While I hope I don’t resemble a naked mole rat in all ways (a bit on the uncomely side) I think there’s reason to hope my cells act like their’s.
Naked mole rats never get cancer.
It appears they don’t get cancer because their cells experience “contact inhibition.”
Humans get cancer quite a bit, and the odds increase as we age. The chances of a cell switching to cancerous increase, simply because we’ve given them more chances to do so. Lab mice get cancer about 70% of the time, if allowed to live for several years.
Human and mouse cells experience this contact inhibition phenomenon as well. Cells divide and fill up the space they’re in. Once they touch, they generally slow down their division; there are enough cells.
Cancer cells don’t have this contact inhibition, and grow wildly, unchecked.
Naked mole rat cells, when studied in the lab, exhibit a super kind of contact inhibition – cell division completely stops when cells touch.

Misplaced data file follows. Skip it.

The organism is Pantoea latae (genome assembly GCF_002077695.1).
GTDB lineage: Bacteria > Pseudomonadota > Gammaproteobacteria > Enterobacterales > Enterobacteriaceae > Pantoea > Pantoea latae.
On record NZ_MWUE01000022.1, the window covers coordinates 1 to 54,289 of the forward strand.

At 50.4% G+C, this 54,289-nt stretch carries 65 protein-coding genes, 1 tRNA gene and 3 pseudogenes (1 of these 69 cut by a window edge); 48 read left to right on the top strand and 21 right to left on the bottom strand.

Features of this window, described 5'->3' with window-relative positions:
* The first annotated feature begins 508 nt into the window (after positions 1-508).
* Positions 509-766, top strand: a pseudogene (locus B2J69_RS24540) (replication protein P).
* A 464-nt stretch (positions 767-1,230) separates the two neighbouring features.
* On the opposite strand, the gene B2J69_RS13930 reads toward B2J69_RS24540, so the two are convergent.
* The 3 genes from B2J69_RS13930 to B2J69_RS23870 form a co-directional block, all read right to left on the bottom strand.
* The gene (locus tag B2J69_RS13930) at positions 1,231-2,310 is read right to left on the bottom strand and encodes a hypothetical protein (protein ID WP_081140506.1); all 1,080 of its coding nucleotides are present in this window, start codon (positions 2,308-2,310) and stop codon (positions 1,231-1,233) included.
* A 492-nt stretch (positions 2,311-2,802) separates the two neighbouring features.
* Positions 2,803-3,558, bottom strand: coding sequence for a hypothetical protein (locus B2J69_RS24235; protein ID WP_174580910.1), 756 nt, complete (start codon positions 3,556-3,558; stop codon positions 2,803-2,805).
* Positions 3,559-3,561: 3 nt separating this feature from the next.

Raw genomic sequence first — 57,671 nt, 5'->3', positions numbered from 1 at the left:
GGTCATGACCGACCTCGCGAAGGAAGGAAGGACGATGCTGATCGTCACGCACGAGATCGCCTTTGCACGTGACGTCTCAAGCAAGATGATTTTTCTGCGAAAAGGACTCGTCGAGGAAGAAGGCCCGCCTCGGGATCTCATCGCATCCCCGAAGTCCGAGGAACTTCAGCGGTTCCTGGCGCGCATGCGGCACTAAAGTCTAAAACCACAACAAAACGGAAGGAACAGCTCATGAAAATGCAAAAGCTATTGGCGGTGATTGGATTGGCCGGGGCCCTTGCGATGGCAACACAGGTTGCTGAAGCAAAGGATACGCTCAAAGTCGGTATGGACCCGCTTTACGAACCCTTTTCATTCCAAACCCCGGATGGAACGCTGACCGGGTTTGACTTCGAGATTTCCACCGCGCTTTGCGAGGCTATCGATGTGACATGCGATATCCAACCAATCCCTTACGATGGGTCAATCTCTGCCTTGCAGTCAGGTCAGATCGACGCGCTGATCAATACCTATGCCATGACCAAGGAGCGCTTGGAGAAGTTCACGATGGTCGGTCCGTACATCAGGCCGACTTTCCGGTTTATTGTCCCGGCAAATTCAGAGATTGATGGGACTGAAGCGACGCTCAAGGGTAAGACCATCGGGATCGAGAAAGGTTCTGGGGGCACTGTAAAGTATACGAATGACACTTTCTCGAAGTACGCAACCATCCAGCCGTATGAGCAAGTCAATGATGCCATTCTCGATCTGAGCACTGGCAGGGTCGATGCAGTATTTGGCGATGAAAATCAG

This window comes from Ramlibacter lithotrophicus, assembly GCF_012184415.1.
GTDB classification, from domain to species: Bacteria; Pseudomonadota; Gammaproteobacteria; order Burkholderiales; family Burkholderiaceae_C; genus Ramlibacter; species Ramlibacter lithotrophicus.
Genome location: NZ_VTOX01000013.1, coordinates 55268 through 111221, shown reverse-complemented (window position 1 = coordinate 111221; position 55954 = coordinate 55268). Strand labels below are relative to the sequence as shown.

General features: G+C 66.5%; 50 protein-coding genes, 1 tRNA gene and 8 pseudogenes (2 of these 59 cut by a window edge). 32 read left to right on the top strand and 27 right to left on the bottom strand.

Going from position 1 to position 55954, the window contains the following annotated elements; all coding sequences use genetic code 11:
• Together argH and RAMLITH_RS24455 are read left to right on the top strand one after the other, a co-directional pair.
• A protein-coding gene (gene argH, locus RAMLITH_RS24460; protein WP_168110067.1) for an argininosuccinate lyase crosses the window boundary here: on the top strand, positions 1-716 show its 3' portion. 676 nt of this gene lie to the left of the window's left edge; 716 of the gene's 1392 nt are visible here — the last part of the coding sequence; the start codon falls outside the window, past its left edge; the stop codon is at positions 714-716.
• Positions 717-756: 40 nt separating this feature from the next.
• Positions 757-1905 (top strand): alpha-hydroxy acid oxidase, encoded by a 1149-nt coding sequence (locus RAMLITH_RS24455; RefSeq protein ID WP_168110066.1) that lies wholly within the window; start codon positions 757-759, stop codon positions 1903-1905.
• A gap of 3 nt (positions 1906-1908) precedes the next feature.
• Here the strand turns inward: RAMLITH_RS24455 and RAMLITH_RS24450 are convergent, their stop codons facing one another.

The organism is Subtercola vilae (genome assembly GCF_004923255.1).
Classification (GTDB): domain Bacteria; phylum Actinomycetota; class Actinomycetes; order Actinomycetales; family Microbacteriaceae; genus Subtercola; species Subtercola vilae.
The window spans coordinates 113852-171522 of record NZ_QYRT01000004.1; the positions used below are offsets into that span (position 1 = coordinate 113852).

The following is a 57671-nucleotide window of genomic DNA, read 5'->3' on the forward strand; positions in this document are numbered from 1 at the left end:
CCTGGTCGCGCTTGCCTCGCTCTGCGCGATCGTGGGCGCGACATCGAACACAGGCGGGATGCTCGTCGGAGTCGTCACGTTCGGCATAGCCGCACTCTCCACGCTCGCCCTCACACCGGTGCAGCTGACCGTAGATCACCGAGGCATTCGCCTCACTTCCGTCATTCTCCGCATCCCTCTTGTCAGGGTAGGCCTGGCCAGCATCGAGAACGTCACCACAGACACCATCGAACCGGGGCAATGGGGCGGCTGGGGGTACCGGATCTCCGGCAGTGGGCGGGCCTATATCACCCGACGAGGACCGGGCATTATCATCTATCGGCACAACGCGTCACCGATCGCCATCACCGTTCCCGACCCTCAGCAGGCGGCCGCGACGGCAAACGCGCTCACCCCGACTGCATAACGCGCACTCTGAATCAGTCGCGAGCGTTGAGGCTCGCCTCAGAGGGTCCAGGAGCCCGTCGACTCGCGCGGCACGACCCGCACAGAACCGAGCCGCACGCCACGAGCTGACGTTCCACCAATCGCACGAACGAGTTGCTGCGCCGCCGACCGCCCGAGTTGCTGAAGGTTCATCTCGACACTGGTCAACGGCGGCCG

In the future, perhaps we can identify what causes this, and turn on a switch in our own bodies if we suspect we have cancer.
One of our earlier experiences with science comes in kindergarten. The teacher brings out the Elmer’s glue and we put macaroni on construction paper. The white viscous stuff acts to permanently bond the paper and pasta. As children we’re ignorant of the science beneath this and view glue as magic stuff. But if we could zoom in to resolve the detail, we’d see the long squiggly polymer molecules in the glue are grabbing onto the fibers in the paper as well as the starch fibers in the macaroni. The glue acts as an adhesive.